Why in the world would you want to disclaim your inheritance in Texas? Actually, there are many reasons. There may be tax reasons. The property my be more trouble than it is worth. You want to disclaim so your heirs will inherit the property. Whatever your reasons for disclaiming your inheritance in Texas, once filed, a disclaimer is irrevocable and applies to all future interests in the property.
What happens to the property that you disclaim? When you disclaim property that is yours under a will or through inheritance the property passes as if you had predeceased the decedent. EC 122.101. A properly executed and timely filed disclaimer means that you never owned the property. It goes straight from the decedent to the ones who would get if if you had predeceased the decedent. You cannot designate a person to received the property you disclaimed. 740 2d 92.
What happens if your disclaimer is ineffective such as when it is filed too late or if the procedure for disclaiming is not followed? In those case, the ineffective disclaimer acts as an assignment of the property to those who would inherit the property if you had predeceased the decedent. The difference here is that the property is treated as if it went to you and then to the ones who would get it if you had predeceased the decedent. If you have judgments against you, the property would be reachable by those creditors. There may be tax consequences also since the property went first to you then to the others.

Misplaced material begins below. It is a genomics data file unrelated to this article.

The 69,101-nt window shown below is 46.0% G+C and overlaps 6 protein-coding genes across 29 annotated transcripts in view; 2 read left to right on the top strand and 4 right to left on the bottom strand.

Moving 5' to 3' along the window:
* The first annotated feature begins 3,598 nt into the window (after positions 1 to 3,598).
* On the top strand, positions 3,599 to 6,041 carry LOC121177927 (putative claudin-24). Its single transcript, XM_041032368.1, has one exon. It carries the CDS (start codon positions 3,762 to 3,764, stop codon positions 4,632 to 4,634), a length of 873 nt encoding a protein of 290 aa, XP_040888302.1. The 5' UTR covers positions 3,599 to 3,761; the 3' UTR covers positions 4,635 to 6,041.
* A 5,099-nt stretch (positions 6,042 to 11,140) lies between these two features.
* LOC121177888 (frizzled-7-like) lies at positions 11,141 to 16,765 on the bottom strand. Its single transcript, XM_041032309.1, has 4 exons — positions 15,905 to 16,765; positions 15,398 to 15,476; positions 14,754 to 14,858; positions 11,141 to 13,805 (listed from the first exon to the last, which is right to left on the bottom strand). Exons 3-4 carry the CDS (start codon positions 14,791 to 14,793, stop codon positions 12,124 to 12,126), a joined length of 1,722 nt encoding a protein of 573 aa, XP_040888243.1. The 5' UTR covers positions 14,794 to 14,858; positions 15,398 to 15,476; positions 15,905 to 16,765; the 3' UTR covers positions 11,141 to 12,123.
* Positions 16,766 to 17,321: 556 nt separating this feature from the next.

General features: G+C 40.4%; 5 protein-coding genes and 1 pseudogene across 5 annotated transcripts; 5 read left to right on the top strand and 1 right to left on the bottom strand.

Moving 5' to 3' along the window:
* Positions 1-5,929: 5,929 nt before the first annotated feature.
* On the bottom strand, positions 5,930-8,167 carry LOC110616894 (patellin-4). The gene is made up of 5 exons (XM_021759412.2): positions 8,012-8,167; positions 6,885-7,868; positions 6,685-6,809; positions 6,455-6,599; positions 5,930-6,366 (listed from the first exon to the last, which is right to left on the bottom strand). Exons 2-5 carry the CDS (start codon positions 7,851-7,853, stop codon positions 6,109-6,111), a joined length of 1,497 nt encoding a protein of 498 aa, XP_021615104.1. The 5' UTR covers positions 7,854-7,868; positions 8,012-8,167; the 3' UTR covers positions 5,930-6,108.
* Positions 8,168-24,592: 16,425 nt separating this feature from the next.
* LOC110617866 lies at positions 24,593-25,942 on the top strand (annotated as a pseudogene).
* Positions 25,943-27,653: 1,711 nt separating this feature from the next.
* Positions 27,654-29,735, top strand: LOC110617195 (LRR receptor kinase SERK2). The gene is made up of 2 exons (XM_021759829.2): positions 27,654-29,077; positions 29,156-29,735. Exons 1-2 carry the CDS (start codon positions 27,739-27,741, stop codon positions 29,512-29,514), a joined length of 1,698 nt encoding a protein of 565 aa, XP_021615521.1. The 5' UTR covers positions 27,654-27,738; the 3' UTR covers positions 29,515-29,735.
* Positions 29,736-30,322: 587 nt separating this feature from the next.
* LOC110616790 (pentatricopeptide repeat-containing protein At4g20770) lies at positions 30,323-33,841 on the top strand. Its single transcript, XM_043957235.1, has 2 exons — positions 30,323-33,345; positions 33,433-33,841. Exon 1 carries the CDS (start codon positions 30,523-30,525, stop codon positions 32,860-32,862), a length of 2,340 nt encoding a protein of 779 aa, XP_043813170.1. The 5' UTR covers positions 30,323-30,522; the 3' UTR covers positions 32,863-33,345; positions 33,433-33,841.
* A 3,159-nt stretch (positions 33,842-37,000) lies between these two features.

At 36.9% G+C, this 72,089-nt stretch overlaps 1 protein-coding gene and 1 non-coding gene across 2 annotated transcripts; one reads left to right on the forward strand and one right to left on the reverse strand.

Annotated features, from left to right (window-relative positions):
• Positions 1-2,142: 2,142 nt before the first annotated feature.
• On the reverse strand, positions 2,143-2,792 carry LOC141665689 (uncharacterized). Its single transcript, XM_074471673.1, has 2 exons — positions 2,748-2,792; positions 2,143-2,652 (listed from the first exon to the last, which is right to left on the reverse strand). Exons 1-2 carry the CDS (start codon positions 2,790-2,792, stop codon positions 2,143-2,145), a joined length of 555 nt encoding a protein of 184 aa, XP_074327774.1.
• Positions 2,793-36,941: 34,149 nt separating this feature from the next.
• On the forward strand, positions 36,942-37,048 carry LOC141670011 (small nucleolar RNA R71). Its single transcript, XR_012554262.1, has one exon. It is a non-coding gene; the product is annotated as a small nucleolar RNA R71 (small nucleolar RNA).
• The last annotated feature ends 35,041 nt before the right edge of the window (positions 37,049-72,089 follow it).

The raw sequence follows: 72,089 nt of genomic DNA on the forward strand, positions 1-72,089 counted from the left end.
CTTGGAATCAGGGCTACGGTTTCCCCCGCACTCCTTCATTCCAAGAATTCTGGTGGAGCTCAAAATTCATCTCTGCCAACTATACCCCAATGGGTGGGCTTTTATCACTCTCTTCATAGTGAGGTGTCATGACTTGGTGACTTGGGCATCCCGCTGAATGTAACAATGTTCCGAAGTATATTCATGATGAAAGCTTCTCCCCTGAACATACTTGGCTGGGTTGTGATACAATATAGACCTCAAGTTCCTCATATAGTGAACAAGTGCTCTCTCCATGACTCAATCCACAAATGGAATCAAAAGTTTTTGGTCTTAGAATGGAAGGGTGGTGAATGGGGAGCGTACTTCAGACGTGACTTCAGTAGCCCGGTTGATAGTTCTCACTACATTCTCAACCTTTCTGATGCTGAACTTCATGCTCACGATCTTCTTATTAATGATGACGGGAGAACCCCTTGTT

A disclaimer may not be effective against you if you did not have adequate knowledge of that which is being disclaimed. As an example, a brother died in Alabama. He gave his Texas land to his surviving brother and everything else to his wife in Alabama. The surviving brother knew that the Texas property had been sold so in a settlement he filed a disclaimer in Alabama as to the Texas land. Forty years later, the surviving brother discovered that his deceased brother had a non-participating royalty interest in the Texas property. The Texas courts ruled that the disclaimer was not valid because the brother was mistaken as to the property being disclaimed. 255 2d 716.
2015 Update and Changes
The legislature enacted the Texas Uniform Disclaimer of Property Interest Act, Property Code §240, Effective on September 1, 2015. Some of the changes made were: there is now just one statute on disclaimers; there is no state time limit for disclaimers; there are less restrictive technical requirements; different types of property are specifically addressed; and, fiduciary disclaimers are expanded.
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By Robert Ray a Board Certified attorney. The foregoing information is general in nature and does not apply to every fact situation. We handle litigation involving inheritance disputes. We don’t prepare wills. We don’t file wills for probate or distribute estates except when we are contesting a will or protecting a will from a contest. We handle a select few cases on contingency. Don’t use a comment to ask a personal question about an inheritance issue because your name and comment will be public. To ask a litigation question and to protect your privacy, click the red button to the right.